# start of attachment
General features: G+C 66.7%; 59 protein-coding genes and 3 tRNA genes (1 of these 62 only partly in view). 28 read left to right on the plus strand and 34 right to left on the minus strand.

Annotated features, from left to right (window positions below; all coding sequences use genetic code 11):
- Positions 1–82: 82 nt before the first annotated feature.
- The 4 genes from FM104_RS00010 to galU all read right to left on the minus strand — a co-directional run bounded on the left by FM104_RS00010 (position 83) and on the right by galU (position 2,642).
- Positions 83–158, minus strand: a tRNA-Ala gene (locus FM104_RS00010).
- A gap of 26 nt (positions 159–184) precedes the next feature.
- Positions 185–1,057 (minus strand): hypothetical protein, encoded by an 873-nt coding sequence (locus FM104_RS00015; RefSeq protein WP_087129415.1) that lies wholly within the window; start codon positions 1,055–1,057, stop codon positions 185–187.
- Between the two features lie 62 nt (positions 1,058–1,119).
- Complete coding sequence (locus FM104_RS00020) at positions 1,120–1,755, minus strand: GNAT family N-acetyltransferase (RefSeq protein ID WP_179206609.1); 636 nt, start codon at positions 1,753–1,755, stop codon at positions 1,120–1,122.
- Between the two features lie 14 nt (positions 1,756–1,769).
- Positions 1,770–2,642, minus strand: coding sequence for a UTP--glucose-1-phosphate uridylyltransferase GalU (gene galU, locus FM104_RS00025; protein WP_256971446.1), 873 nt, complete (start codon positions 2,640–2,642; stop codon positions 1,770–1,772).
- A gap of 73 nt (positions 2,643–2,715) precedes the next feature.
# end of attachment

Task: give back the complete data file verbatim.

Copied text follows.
General features: G+C 66.7%; 59 protein-coding genes and 3 tRNA genes (1 of these 62 only partly in view). 28 read left to right on the plus strand and 34 right to left on the minus strand.

Annotated features, from left to right (window positions below; all coding sequences use genetic code 11):
- Positions 1–82: 82 nt before the first annotated feature.
- The 4 genes from FM104_RS00010 to galU all read right to left on the minus strand — a co-directional run bounded on the left by FM104_RS00010 (position 83) and on the right by galU (position 2,642).
- Positions 83–158, minus strand: a tRNA-Ala gene (locus FM104_RS00010).
- A gap of 26 nt (positions 159–184) precedes the next feature.
- Positions 185–1,057 (minus strand): hypothetical protein, encoded by an 873-nt coding sequence (locus FM104_RS00015; RefSeq protein WP_087129415.1) that lies wholly within the window; start codon positions 1,055–1,057, stop codon positions 185–187.
- Between the two features lie 62 nt (positions 1,058–1,119).
- Complete coding sequence (locus FM104_RS00020) at positions 1,120–1,755, minus strand: GNAT family N-acetyltransferase (RefSeq protein ID WP_179206609.1); 636 nt, start codon at positions 1,753–1,755, stop codon at positions 1,120–1,122.
- Between the two features lie 14 nt (positions 1,756–1,769).
- Positions 1,770–2,642, minus strand: coding sequence for a UTP--glucose-1-phosphate uridylyltransferase GalU (gene galU, locus FM104_RS00025; protein WP_256971446.1), 873 nt, complete (start codon positions 2,640–2,642; stop codon positions 1,770–1,772).
- A gap of 73 nt (positions 2,643–2,715) precedes the next feature.